Prayer: my biggest challenge, my greatest weapon

By 22/11/2020From Nigel


You also must help us by prayer, so that many will give thanks on our behalf for the blessing granted us through the prayers of many.

2 Corinthians 1:11

What is my greatest weakness? What is the one thing that will help me the most? Prayer. I have been a Christian for nearly fifty years and I am still learning this profound and yet simple lesson. The answer is prayer.

The easiest thing about prayer is not doing it or persevering in it.

I am lazy, I can find a million and one excuses or other priorities, I would rather chat than pray. I am glad I am not alone in this , it seems it’s always been that way, which is why Paul told the church in Colossae to continue steadfastly in prayer, being watchful in it with thanksgiving (Colossians 4:2). If you’ve ever battled with the importance and power of prayer like me, then this passage is for you and me.

Paul has just confidently declared that the God who had already delivered him from a life threatening situation would do it again and again (vs 10). God’s purpose in Paul’s extreme burdens had worked, he no longer looked to himself but now trusted in the “God who raises the dead” (vs 9). If God can raise his son from the dead, then what we face has to be measured against that.

So, if Paul is so confident that God ‘will deliver us’ (vs 10) what’s the point in asking the Corinthians to pray? Why ask them to pray if God is going to do what He’s going to do anyway irrespective of their prayers for Paul whether they pray or not? Doris Day sang “Que sera, Sera,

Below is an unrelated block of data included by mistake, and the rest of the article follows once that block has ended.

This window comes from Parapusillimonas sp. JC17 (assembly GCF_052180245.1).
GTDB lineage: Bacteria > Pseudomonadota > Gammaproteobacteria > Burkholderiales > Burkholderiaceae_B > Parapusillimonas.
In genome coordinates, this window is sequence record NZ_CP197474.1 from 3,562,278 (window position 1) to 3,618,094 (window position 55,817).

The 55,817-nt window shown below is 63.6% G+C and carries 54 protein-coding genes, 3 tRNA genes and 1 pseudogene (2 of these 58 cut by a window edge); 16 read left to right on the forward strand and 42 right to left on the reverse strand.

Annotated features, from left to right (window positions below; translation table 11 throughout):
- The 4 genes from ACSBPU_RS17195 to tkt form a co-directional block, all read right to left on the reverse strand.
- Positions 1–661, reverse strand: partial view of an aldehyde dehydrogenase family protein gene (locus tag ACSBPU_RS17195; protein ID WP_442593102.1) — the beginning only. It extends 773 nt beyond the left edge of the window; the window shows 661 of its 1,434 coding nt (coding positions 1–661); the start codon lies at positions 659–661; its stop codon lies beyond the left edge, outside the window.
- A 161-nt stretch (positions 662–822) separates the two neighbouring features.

whatever will be, will be”. That may well be one conclusion but it was not Paul’s! No sooner had he spoken with great confidence about his trust in God’s ability then he enlists the intercessory prayers of the Corinthians on his behalf. What is it that Paul asks them to ask God? He encourages them to ask God to do what God has declared is his desire and character to do! Does that sound a little strange? Maybe, but there it is divine black and white. Ask for what God has told us he will do.

God will deliver us, says Paul (vs 10). We have put our hope in him “that he will deliver us again” (vs 10). Therefore, based on this assurance and flowing out of this confidence, he appeals to the Corinthians to “help us by prayer.” It is however, more than just a survival prayer request. It seems that Paul’s request for prayer will impact ‘many’. So what Paul believes is, that these prayers will be a contributory factor in the success of his apostolic ministry. Now that challenges us. Here’s some examples:

At the same time, prepare a guest room for me, for I am hoping that through your prayers I will be graciously given to you. Philemon 1:22

for I know that through your prayers and the help of the Spirit of Jesus Christ this will turn out for my deliverance, Philippians 1:19

30 I appeal to you, brothers, by our Lord Jesus Christ and by the love of the Spirit, to strive together with me in your prayers to God on my behalf, 31 that I may be delivered from the unbelievers in Judea, and that my service for Jerusalem may be acceptable to the saints, 32 so that by God’s will I may come to you with joy and be refreshed in your company. Romans 15:30-32

Therefore our prayers have incredible impact on the advance of the kingdom. Paul’s desire was that news of his rescue from death would serve as an impetus for the saints in Corinth to join together in prayer on his behalf, in response to which he believed God would deliver him yet again should similar dangerous circumstances arise. That’s what answer to prayer does, it fuels, fires up, stirs us.